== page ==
Lease Accounting Changes: Impact on Asset Finance Deals and Documents
In August, the IASB and the FASB issued joint proposals which, if adopted, will overhaul lease accounting for all companies which report under IFRS or US GAAP. Nearly all leases will be caught by the proposed rules writes Marisa Chan, William Glaister and Simon Lew of Clifford Chance.
This briefing summarises key implications for asset finance documentation and structures. Broadly, the proposals provide that:
- The accounting distinction between operating leases (which are usually “off-balance sheet” for the lessee) and finance leases (or “capital leases”) will no longer be relevant; instead a “right of use” model will apply.
- From the lessee’s perspective, in respect of any lease arrangement, it will show in its financial statements an asset representing its “right to use” the leased asset (based on the present value of the lease payments, amortised over the expected lease term) and a corresponding liability (reflecting its obligation to make lease payments).
- From the lessor’s perspective, lease accounting treatment will still depend on the transfer of risks and rewards under the lease. If the lessor retains “significant risks and benefits associated with the leased asset” (during or after the lease term), it will apply the “performance obligation” approach: it will keep the leased asset on its balance sheet and also record a receivable (representing the right to receive lease payments over the lease term) and a lease liability (reflecting its performance obligation to allow the lessee to use the leased asset over the lease term).
For other leases, the lessor will apply the “de-recognition” approach (similar to the existing treatment of finance leases): it will take part of the leased asset off its balance sheet (reflecting the rights it has tranferred to the lessee) and continue to record a “residual asset” (representing its rights to the leased asset at the end of the lease term). It will also recognise a receivable (representing the right to receive lease payments over the lease term).
- There are detailed proposals relating to renewal options, termination rights and contingent payments.
- It appears that if a lease includes an automatic title transfer or bargain purchase option at the end of the contract, then it may fall outside the rules and be classified at inception as a purchase or a sale (being a contract where control of the asset and all but a “trivial amount” of associated risks and benefits are transferred at the end).
- There are no grandfathering provisions proposed, therefore all existing leases will be subject to the new regime. However, the IASB and the FASB have not yet indicated an effective date and the proposals have attracted significant industry debate, therefore the above is subject to change.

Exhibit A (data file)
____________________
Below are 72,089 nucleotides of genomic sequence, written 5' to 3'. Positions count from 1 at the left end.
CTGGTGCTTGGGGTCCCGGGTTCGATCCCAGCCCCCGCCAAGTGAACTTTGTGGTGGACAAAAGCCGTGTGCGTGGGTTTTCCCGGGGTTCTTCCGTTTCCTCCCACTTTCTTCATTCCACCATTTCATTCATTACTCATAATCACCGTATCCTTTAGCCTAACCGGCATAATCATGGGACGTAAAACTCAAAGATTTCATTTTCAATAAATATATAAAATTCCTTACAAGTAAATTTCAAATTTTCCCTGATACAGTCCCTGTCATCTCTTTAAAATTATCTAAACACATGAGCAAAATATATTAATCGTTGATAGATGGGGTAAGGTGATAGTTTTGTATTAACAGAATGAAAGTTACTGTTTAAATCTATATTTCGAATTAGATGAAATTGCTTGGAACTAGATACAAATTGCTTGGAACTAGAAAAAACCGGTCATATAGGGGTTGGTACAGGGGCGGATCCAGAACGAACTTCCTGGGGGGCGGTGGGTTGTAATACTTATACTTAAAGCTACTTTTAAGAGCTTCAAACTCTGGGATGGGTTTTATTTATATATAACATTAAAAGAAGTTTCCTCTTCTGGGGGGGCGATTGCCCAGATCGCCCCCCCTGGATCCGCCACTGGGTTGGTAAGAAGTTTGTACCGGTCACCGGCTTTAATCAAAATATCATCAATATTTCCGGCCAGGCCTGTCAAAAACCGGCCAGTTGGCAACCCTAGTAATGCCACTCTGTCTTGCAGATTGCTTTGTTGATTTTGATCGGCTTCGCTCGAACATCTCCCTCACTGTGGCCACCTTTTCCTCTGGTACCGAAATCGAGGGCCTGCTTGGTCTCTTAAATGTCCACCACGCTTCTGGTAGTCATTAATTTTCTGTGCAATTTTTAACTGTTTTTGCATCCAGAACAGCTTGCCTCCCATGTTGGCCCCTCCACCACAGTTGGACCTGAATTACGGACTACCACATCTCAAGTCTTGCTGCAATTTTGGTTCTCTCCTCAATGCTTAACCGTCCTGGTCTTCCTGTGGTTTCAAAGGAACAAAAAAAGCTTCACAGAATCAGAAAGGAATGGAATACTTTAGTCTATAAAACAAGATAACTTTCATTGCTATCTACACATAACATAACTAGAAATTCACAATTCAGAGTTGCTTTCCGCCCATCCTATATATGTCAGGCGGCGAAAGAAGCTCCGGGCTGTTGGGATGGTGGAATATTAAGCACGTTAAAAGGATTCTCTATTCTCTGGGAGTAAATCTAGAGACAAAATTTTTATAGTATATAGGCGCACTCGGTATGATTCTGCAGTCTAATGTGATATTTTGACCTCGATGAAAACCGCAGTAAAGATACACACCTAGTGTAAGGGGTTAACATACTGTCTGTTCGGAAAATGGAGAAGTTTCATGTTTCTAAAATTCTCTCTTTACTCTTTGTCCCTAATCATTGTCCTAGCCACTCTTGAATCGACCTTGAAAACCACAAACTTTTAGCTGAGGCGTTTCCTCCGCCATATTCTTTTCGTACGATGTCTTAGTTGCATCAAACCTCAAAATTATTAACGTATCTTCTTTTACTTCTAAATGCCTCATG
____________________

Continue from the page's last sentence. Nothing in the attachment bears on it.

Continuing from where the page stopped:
Operators, leasing companies and other financiers should assess the impact of the proposals on existing and future lease financing documentation and underlying structures. In particular:
- Financial covenants: e.g. any financial covenant linked to a borrower’s (or other obligor’s, including group entities) balance sheet position, such as a simple debt to equity (leverage) ratio, may need to be re-considered. Borrowers (including leasing companies or their subsidiaries and operators/lessees) may wish to review the financial covenants in their existing facilities and re-negotiate these as necessary, if the proposals are adopted. Similarly, the impact of the new rules should be considered when negotiating financial covenants in new facilities.
- Events of default: e.g. an event of default under a loan or a lease may be triggered by a cross-default provision, whereby the borrower or lessee fails to pay a specified level of “Financial Indebtedness” (or similar defined term, including “Indebtedness for Borrowed Money”) or such Financial Indebtedness is accelerated or a commitment for such Financial Indebtedness is cancelled.
A Financial Indebtedness definition typically excludes operating leases but includes finance or capital leases. Borrowers may wish to review such definitions in their existing facilities and to carefully consider the scope of such definitions going forward.
- Structuring: a lease transaction which has been structured for accounting efficiencies, e.g. to achieve off balance sheet treatment for a particular party, may need to be re-considered. Similarly, any tax-advantaged lease arrangement where the classification of the lease for tax purposes is linked to the accounting treatment may need to be reviewed. For example, the UK Inland Revenue’s current “long funding lease” rules refer to the accounting classification of a lease as a finance lease.
- Affected agreements: whether or not an arrangement falls within the new leasing rules will depend on its specific features. The proposals define a lease as “a contract in which the right to use a specified asset is conveyed, for a period of time, in exchange for consideration.” Transfer of possession is not required, only a conveyance of the “right to control the use of the asset.” This broad definition may catch arrangements which are not currently considered as “leases” and this may give rise to adverse consequences.